Desert in a Desert & Sei-Khai-Reich – Željko Kipke

photo by Robert Sošić

photo by Robert Sošić

photo by Robert Sošić

photo by Robert Sošić

photo by Robert Sošić

photo by Robert Sošić

photo by Robert Sošić

photo by Robert Sošić

photo by Robert Sošić

photo by Robert Sošić

Desert in a Desert

A year ago, when I accepted the offer to prepare a one-day exhibition or a whole-night project in Golo brdo, I started contemplating the specifics of the artistic-exhibition complex. Is it better to enter the fortification that reminds of Gaudi’s constructions, or would a traditional exhibition in the adjoining building to the left of it (if the view of the complex is to the North) be a better idea? Maybe the exhibition would be better off in the open, next to the pinewood on the Southern side, or in the middle of the complex next to the spacious round aquarium? In time, I came to the conclusion that it is better to define the problem first, only than deciding on the actual space. I concluded that the »desert« on the Rovinjsko Selo hillside should be faced with a film about a desert, addressing centres of power and ways to fend off the inevitable evils of civilization. It is a film I started in 2006, changing its construction several times, finally finishing it in 2007. It is a reconstruction of a dream of mine from 2005, entitled Sei-khai-reich – during the same year I published a catalogue of dreams by the same name, accompanying my exhibition in Velika Gorica (Dreams Say It All). This, naturally, is not all – in a dream at the end of 2007, I received a message to show that very film in Golo brdo, an experience of 6 minutes and 23 seconds, filmed on several locations in Tunisia. I made two versions of it: in the first one, the narrator speaks French, with subtitles in English, while in the second the same narrator speaks Croatian.

Sei-Khai-Reich

Nocturnal Notes of October 21

The young woman was in panic, for she had been called and put on the list of future victims. No possibility of appeal. Those were simply the rules, and there was no appeal. However, I did not like the rigid rules. I was certain that some things could always be changed, even when this seems impossible. So I started to devise a plan for escaping the community that, obviously, took a great interest in things and was in complete control of its members’ lives. I knew that they listened in on and followed every individual wherever they may go, but I decided to screw the system nevertheless. Thing is, I could not erase the image of the face of the panicking young woman. Wherever I went I was followed by her wide-open eyes. In the initial phase of the rebellion I never thought about the easiest solution, namely: erase the image of those eyes urgently, as it represented true danger – it could help my masters to anticipate my every move!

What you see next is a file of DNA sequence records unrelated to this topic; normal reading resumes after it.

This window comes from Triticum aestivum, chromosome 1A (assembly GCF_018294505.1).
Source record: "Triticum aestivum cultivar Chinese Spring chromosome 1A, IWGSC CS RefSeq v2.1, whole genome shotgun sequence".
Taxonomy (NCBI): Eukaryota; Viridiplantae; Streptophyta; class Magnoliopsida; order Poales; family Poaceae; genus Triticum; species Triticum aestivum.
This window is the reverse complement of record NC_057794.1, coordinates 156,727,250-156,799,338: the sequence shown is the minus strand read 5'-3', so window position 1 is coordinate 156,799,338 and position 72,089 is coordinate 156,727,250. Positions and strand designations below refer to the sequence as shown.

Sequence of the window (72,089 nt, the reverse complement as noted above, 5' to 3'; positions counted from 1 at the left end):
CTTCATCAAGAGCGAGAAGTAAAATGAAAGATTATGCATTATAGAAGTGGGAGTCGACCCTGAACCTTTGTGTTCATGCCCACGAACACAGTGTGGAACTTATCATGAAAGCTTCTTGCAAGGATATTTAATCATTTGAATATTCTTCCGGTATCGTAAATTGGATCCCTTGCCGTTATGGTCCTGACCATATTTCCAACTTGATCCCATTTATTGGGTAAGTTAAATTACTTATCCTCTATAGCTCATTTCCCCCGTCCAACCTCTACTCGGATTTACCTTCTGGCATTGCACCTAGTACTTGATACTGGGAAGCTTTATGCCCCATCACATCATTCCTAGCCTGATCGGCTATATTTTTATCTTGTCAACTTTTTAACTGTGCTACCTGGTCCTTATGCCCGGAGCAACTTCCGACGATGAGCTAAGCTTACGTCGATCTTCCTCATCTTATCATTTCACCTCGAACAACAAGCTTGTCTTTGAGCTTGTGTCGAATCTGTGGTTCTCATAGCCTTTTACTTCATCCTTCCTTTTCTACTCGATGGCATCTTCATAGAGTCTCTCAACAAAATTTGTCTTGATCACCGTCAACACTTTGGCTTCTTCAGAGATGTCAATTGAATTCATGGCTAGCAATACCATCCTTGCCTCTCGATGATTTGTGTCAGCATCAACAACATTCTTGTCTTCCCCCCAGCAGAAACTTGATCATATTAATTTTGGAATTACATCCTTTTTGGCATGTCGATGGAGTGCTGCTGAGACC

I started off with the assumption that any effort to hide my departure was futile. I trusted that I would keep my wits about me sufficiently to avoid all the potential traps my masters may have prepared in advance. I was partly right, as they let me steal out and deep into the desert undisturbed. They counted on my leading them to the rebels’ hideout, so they might close two irritating cases at once, the one concerning the unsavoury fugitive and the rumours of the rebel hideaway that had been giving them headaches for a long time. However, they failed to consider the possibility that, for any reason, the image of the young woman’s frightened eyes might be erased from my memory during the flight, as was indeed the case. Thus they lost my trail, and I, not knowing what the catch was, wondered at the fact that no one was following or chasing me.

In the desert, I encountered groups of rebels. They were hiding out in tunnels dug deep under the sand dunes. The answer to my question on where I was seemed mysterious: SEI-KHAI-REICH. The name sounded familiar, but I could not remember where I had heard it. No one paid any attention to me in the sand tunnels. Everyone was minding their own business, nobody even considered butting in on others. I was concerned about the new circumstances, the total opposite of the ones I had escaped from, as the unwritten rules of the desert directed one to take no interest in one’s neighbour. They simply did away with the social context, which is usually accompanied by centres of control and unjust division of power. SEI-KHAI-REICH was designed as a hermitage without constraint, to the bitter end, one to one – with no possibility of return.

Translation from Croatian into English: Igor Seissel

 


or Share on Facebook